A LEADING pill testing advocate and emergency doctor says the system could be set up at festivals in Tasmania “within a fortnight” and has urged opponents to participate in a public debate with him about its merits.
Emergency doctor David Caldicott worked on Australia’s first successful pill testing trial at Groovin The Moo in Canberra last year and was critical of Premier Will Hodgman’s refusal this week to establish pill testing trials.
Mr Hodgman’s comments came after the Royal Australasian College of Physicians joined the Australian Medical Association and Royal Australian College of General Practitioners in backing pill testing trials.
The system involves setting up in a medical tent at a festival where attendees can register anonymously, receive an on-site analysis of a substance and information about the risks involved in consuming the identified substances.
Information about harm reduction strategies is also provided.
Dr Caldicott said pill testing was not about promoting drug use, but instead giving people information about the risks they were taking.
“We demonstrate right in front of them – it works like a street magic trick – showing them what’s in their drugs, and many find the reality of the substances disconcerting. It shakes their faith in the market,” he said.
“At no stage will we say if drugs are good or safe.
“The phrase we use is: ‘If you want to be 100 per cent certain, you shouldn’t use any drugs today’.
“Since 2002 we’ve known that in venues and festivals around the world that have pill testing in place, fewer people use drugs, they use fewer drugs, and they mix their drugs less often.”
The pill testing debate was reignited following the deaths of six people from suspected drug overdoses at festivals in New South Wales in the past five months.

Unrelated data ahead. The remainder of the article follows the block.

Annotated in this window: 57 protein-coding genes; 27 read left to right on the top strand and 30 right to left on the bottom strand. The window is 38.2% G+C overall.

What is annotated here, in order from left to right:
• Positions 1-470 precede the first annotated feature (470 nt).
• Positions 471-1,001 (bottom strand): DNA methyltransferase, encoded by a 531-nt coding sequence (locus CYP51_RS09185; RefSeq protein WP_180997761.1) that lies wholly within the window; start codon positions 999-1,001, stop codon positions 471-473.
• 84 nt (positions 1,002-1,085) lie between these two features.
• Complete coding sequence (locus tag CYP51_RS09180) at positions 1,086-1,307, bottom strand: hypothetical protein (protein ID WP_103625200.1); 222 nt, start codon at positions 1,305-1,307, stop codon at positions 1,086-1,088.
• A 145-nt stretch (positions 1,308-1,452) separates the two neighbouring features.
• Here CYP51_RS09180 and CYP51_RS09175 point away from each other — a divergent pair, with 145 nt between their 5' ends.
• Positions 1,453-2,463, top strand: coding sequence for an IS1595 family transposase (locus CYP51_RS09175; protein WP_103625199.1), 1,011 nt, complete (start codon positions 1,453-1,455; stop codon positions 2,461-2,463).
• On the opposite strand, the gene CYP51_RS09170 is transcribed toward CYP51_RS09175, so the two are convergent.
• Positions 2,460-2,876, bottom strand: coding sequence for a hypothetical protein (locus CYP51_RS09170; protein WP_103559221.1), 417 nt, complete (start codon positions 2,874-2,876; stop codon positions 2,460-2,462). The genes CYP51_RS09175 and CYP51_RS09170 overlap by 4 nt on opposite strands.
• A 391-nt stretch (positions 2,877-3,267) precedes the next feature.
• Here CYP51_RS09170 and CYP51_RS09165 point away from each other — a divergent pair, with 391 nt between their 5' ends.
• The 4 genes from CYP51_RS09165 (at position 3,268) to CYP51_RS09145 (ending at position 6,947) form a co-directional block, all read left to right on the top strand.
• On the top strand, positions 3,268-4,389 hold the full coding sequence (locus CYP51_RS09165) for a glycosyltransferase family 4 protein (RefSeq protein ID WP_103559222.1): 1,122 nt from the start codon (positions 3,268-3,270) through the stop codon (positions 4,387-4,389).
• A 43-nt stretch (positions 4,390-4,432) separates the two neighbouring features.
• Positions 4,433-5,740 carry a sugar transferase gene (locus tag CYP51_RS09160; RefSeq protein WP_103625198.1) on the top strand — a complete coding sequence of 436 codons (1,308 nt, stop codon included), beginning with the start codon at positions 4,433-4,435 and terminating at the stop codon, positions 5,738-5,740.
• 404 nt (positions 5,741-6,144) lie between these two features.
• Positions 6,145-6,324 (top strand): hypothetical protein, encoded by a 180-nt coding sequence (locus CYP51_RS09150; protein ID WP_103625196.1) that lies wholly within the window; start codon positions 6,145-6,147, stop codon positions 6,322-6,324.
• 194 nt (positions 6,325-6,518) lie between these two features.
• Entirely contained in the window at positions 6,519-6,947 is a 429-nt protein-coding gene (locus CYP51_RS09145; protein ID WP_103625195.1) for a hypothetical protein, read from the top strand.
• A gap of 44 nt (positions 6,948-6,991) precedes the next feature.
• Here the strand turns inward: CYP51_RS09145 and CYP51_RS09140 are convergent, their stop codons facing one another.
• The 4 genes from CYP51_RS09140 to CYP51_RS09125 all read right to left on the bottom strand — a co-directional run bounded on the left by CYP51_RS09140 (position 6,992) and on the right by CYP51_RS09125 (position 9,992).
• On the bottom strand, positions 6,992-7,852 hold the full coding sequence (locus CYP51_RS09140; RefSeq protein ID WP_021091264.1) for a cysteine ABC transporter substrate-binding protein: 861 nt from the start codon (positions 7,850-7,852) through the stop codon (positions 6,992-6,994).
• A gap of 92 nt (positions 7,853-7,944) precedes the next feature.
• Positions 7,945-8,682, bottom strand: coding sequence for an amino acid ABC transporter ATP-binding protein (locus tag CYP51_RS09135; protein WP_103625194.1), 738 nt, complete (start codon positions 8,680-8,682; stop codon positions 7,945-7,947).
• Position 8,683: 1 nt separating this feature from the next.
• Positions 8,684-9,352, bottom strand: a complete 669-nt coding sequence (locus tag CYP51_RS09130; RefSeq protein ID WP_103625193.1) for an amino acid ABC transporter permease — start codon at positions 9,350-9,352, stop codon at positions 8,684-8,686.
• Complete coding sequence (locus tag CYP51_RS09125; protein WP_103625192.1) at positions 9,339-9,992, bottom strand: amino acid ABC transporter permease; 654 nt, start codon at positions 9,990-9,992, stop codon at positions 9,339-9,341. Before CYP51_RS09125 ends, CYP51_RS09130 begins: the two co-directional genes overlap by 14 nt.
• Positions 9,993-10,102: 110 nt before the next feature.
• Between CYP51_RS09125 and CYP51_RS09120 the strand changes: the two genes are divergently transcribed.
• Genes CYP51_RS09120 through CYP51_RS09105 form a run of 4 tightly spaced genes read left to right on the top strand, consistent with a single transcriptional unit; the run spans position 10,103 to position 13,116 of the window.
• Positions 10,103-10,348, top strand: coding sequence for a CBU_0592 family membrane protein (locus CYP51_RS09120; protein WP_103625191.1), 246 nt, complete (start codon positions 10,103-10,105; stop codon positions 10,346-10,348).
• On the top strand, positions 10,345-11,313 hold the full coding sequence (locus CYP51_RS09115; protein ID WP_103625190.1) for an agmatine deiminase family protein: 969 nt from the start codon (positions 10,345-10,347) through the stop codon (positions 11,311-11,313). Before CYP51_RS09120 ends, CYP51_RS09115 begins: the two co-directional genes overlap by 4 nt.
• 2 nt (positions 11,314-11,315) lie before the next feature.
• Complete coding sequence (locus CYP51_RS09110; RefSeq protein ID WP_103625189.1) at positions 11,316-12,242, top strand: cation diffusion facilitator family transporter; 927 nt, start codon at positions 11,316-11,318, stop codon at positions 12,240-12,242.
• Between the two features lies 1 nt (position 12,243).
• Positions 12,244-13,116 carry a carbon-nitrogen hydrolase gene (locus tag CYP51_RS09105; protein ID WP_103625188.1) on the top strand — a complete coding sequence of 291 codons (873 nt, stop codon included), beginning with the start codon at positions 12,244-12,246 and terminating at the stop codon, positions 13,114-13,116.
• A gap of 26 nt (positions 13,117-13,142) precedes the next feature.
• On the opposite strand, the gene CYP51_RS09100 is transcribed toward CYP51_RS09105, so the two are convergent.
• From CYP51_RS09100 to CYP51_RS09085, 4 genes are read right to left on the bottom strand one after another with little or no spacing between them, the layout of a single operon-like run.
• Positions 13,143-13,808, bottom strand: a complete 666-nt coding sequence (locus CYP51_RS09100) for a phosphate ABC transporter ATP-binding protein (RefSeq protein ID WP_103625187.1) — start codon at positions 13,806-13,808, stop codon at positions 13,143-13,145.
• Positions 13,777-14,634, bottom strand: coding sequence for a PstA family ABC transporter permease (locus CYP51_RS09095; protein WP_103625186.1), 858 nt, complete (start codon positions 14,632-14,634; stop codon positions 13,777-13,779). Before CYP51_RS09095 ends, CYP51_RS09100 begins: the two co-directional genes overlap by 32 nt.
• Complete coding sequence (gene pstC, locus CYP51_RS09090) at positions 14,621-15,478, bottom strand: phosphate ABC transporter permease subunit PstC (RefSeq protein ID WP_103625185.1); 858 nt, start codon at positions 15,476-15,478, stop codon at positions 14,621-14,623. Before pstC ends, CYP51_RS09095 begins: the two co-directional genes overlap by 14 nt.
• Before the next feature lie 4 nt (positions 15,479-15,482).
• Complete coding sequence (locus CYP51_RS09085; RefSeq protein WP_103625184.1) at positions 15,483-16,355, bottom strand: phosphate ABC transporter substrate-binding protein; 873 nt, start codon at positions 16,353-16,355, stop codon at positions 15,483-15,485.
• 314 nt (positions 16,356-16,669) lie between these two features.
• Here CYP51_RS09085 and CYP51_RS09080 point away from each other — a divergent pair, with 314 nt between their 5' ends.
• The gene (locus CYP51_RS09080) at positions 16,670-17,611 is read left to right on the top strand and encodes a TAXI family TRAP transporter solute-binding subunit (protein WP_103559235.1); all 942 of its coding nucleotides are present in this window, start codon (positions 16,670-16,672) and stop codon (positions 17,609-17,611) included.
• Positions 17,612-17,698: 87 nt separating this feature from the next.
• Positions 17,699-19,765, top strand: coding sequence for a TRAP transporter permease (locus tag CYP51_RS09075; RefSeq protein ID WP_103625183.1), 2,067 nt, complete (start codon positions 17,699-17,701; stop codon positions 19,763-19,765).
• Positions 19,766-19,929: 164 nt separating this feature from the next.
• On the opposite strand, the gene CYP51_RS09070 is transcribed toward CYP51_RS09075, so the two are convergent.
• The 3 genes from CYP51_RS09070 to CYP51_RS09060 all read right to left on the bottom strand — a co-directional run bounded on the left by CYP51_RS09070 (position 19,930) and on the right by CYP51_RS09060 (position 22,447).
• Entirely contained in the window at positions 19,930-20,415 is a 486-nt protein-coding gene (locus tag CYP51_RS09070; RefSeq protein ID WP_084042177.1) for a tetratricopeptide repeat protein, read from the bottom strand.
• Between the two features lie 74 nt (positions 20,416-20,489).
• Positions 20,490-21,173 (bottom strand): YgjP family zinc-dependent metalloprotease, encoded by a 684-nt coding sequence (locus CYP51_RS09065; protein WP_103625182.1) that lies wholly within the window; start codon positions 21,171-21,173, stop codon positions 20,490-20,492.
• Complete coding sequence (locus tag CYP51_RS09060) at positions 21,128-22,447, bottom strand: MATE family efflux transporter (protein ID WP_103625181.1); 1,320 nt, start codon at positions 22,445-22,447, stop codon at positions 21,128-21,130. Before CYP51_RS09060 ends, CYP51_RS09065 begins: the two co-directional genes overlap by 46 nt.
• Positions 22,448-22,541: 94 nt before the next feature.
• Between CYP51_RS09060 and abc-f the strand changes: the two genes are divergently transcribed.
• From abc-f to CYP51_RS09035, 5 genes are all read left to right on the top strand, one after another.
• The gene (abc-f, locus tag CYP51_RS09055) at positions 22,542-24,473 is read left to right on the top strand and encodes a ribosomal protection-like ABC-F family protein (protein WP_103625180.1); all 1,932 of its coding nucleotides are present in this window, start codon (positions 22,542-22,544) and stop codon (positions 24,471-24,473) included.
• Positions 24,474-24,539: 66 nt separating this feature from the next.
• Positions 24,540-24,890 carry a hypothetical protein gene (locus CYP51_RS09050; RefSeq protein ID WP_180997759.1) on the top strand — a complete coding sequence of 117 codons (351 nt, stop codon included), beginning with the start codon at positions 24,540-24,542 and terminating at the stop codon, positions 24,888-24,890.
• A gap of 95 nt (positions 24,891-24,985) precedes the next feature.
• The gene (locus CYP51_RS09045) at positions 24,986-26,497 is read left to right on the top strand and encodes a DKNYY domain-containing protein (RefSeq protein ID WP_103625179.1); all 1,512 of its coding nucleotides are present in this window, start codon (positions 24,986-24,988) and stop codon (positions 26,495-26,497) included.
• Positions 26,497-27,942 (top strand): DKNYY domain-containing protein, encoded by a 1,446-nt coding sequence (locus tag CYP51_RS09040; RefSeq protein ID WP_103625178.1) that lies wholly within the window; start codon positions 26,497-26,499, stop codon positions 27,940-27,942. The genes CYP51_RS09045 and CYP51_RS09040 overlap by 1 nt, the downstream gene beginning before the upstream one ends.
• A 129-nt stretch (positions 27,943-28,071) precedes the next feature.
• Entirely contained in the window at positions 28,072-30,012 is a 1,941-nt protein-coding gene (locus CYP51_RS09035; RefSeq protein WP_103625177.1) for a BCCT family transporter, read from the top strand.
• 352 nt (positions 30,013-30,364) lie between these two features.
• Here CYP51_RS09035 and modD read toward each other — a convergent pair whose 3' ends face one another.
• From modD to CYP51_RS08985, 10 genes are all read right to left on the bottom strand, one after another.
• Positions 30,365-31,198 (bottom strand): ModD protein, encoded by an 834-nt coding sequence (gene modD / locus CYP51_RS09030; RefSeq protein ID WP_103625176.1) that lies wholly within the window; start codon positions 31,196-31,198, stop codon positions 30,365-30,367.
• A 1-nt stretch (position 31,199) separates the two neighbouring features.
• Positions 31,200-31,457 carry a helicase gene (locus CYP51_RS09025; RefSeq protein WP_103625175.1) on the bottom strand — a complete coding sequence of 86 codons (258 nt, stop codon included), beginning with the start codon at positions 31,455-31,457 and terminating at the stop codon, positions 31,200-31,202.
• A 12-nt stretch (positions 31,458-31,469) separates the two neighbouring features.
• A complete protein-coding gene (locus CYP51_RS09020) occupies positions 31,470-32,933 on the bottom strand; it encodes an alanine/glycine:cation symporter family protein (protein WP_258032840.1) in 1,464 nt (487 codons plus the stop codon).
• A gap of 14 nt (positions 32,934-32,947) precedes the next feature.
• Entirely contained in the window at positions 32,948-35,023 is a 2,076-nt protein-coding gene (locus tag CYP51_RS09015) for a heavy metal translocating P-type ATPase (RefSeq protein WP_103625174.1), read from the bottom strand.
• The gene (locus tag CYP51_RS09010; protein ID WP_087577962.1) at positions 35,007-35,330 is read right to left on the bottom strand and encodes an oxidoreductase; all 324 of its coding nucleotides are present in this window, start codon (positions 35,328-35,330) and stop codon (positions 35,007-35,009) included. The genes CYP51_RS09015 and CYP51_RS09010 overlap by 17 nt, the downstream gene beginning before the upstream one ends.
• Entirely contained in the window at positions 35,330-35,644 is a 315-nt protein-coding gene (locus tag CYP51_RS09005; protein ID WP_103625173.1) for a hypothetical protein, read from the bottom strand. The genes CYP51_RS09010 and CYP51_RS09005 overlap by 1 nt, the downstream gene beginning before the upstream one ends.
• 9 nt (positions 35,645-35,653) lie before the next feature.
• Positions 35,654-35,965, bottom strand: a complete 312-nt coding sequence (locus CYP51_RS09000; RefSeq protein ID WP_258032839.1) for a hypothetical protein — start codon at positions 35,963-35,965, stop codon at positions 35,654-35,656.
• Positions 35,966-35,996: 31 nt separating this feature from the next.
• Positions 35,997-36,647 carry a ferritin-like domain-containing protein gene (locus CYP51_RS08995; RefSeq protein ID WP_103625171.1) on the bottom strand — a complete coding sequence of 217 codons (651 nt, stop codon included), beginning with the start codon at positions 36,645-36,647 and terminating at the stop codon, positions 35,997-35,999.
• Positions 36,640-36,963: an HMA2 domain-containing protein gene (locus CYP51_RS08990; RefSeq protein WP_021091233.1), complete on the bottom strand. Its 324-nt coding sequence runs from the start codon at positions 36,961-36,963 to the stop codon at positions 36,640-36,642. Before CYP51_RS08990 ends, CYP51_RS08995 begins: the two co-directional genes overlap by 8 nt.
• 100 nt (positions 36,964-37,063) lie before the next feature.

NSW coroners will release recommendations following the deaths.
One of the deaths prompted Falls Festival organisers to issue a warning on its Facebook page.
Dr Caldicott said medically-supervised pill testing could be set up in Tasmania for free, “any time, any festival”.
We will come to Tasmania, and work with locals to set up ethically approved, medically-supervised #pilltesting, for free.— David Caldicott (@ACTINOSProject) January 19, 2019
We have the experts, and the expertise, and we’re here to help.https://t.co/kTQigEoC06https://t.co/UJCIyBrvla
“We want to go wherever Tasmanians feel that there is the greatest risk of harm," he said.
“I was in Tasmania in October, asked to speak with the ambulance service on drugs and pill testing. There was enormous enthusiasm for it.
“I would strongly recommend law enforcement in Tasmania talk to law enforcement in the ACT – they thought it worked really well.”
Mr Hodgman said the government would look at ways to ensure “Tasmanians at events and festivals are enjoying themselves” and to “look at the evidence” to inform their position.
He said there is “no safe way to take illicit drugs”.
Police Minister Michael Ferguson made similar comments earlier this month, saying it was “reckless” to suggest there was a safe way to use illicit drugs.
Tasmanian Labor says it supports harm-minimisation approaches.
The AMA has supported pill testing since 2005.